Follow the scenic route to the Comox Valley

May 21, 2008

Follow the scenic route to the Comox Valley

Text CR Jack Christie Photo CR Louise Christie

Over the past decade, I’ve seen numerous people flee Vancouver for greener pastures in the Comox Valley. Affordable housing heads the list of attractions, but outdoor pursuits are a close second. Like to ski or snowboard? Mountain bike? Golf? Sail? All on the same day? ’Nuff said.

Together, the valley’s three principal towns—Courtenay, Comox, and Cumberland—go back to the days of first contact between Europeans and First Nations in colonial New Caledonia, as B.C. was known in the mid-1800s. Attractions for new arrivals are as evident now as then. From abundant seafood to lush farmland, this valley provides all the necessities of life, including wireless high-speed Internet.

Yes, the times are changing in the valley, though what I enjoy as much as anything is the journey itself. Driving the Oceanside Route (Highway 19A) offers a glance back in time to an era before the Inland Island Highway (Highway 19) was completed. Since then, the welcomed difference is the pace of traffic, much more sedate now as speed-driven travellers head for the express route. Take your time getting to the Comox Valley. Trust me. Something serene will happen in the process.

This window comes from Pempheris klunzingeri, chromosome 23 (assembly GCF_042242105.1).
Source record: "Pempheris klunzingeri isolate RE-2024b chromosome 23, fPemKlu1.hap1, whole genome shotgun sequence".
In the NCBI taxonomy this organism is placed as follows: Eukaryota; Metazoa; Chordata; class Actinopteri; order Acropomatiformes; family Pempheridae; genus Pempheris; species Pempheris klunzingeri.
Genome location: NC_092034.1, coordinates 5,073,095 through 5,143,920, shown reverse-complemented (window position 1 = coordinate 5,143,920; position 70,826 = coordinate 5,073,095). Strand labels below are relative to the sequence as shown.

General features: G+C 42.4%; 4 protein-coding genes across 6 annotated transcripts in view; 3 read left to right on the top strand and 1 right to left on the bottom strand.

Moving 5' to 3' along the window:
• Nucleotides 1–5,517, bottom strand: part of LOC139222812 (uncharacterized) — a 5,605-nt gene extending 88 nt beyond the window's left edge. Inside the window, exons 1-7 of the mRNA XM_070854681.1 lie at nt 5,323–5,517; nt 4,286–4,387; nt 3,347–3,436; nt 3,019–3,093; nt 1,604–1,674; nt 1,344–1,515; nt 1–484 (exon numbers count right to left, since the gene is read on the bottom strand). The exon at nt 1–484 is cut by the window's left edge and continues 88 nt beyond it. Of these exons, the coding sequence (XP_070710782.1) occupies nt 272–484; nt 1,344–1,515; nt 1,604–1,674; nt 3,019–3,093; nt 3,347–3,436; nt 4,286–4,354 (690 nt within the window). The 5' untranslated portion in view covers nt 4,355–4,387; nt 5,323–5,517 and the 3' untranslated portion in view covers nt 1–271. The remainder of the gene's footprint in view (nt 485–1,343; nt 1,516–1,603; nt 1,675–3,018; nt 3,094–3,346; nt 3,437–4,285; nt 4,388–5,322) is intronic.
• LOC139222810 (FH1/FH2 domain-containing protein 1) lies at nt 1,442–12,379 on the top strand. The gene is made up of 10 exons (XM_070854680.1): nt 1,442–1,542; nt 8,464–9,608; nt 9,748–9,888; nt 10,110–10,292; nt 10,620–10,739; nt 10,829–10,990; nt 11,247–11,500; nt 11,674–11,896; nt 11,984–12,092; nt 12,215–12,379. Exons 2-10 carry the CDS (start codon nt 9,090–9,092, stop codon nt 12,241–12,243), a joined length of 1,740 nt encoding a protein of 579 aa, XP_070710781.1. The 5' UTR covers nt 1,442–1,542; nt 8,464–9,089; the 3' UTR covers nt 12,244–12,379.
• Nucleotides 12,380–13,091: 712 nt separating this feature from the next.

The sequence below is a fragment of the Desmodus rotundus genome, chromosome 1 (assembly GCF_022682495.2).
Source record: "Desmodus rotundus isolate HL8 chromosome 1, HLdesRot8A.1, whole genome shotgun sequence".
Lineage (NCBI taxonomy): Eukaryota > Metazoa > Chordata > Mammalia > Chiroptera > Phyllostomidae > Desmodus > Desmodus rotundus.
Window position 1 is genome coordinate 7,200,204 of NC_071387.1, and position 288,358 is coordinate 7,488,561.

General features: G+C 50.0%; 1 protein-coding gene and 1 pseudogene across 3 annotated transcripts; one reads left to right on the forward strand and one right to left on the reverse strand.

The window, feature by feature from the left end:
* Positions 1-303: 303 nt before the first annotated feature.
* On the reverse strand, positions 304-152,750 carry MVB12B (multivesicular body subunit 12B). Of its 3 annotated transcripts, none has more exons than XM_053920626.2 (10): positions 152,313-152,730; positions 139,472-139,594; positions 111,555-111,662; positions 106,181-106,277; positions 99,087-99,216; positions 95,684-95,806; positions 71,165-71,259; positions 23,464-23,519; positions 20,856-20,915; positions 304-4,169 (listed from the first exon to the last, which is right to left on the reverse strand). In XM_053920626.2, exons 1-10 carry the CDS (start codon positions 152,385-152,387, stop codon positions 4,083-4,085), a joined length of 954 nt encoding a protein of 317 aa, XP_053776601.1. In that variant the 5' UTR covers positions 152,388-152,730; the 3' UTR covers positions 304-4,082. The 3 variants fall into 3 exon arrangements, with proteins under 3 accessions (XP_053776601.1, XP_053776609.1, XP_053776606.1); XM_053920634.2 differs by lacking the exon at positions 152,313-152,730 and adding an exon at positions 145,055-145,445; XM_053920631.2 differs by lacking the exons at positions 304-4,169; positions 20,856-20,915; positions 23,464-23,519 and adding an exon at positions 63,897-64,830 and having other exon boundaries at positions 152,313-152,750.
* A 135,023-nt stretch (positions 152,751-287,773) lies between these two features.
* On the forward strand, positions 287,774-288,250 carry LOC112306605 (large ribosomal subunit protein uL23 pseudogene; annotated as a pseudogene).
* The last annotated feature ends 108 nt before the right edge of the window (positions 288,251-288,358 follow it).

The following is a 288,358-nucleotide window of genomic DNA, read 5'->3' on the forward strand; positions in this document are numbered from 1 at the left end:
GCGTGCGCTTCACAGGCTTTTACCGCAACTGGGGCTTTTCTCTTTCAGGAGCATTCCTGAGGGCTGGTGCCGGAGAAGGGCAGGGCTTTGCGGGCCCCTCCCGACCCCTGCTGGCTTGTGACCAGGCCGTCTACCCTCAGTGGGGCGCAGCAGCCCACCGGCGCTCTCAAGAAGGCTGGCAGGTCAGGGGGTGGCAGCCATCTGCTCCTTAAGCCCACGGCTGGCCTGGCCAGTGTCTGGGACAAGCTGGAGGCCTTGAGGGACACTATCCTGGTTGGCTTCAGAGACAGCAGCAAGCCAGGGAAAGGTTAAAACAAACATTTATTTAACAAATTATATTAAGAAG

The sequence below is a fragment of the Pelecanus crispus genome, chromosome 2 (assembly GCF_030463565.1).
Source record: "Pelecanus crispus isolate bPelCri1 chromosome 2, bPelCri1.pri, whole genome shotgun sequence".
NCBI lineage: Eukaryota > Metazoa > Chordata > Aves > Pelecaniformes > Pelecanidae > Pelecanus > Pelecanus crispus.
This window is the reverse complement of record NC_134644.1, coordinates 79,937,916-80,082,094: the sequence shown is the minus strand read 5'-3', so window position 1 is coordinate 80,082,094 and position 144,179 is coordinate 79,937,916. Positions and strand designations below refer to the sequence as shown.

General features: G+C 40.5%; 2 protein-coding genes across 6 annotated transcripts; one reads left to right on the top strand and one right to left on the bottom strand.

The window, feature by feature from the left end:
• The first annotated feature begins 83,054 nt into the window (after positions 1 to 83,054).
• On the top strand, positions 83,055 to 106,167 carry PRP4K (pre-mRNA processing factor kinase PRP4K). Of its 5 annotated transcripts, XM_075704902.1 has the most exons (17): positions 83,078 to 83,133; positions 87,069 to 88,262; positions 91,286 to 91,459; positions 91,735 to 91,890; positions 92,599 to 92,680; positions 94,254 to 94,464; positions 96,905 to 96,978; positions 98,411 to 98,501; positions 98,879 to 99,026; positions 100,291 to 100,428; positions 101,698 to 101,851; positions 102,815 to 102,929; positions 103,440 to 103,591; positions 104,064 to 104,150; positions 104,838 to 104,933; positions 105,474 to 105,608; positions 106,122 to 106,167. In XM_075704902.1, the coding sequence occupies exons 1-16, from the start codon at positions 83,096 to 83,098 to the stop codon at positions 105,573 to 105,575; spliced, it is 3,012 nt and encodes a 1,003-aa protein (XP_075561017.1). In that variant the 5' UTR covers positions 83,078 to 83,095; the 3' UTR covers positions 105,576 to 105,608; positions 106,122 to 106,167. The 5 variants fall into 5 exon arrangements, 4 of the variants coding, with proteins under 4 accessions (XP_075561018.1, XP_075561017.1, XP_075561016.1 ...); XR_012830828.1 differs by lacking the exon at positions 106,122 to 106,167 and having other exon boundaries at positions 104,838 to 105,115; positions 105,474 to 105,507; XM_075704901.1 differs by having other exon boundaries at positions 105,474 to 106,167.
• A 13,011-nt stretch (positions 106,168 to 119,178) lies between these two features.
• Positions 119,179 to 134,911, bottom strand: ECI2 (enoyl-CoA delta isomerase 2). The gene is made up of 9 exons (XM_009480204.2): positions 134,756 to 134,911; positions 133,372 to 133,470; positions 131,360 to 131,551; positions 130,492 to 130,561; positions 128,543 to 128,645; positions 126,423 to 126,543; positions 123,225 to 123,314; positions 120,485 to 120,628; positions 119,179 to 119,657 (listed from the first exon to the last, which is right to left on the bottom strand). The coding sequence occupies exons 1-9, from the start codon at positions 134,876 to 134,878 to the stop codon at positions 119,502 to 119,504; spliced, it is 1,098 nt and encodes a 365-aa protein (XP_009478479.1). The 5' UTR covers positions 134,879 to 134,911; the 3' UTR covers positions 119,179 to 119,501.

Oyster Bay. Fanny Bay. Clam Bay. Shelter Bay. Get the picture? The Oceanside Route begins 25 kilometres north of Nanaimo at Craig’s Crossing and leads 80 kilometres to Courtenay, continuing on to Campbell River. This is the more scenic bayside approach to the Comox Valley that travellers on the Island Highway never experience. Don’t resist the temptation to stop when the feeling grips you, particularly north of Parksville, where an expanse of sand flats and oyster beds fans out into the Salish Sea. Slow down as you pass through Union Bay, whose historic brick post office gives mute testimony to the little village’s past as an important port a century ago. A steady breeze blows across cobble beaches that give way at low tide to hard-packed sand, where herons stalk, seals bark, ravens caw, and bald eagles intermingle with skimboarders.

Pull in to the rest area at Oyster Bay Shoreline Park, 30 kilometres north of Courtenay, where the coastline suddenly opens up with sweeping vistas north to Quadra Island and Campbell River. A monster midden of shells packing a powerfully salty aroma surrounds Mac’s Oysters on Fanny Bay, just south of the Denman Island ferry dock at Buckley Bay. Quaint restaurants and guest lodges dot the coast and beckon you to stop. And so you should, especially as towns like Qualicum Beach go to such admirable effort to put their best faces forward with showy floral displays.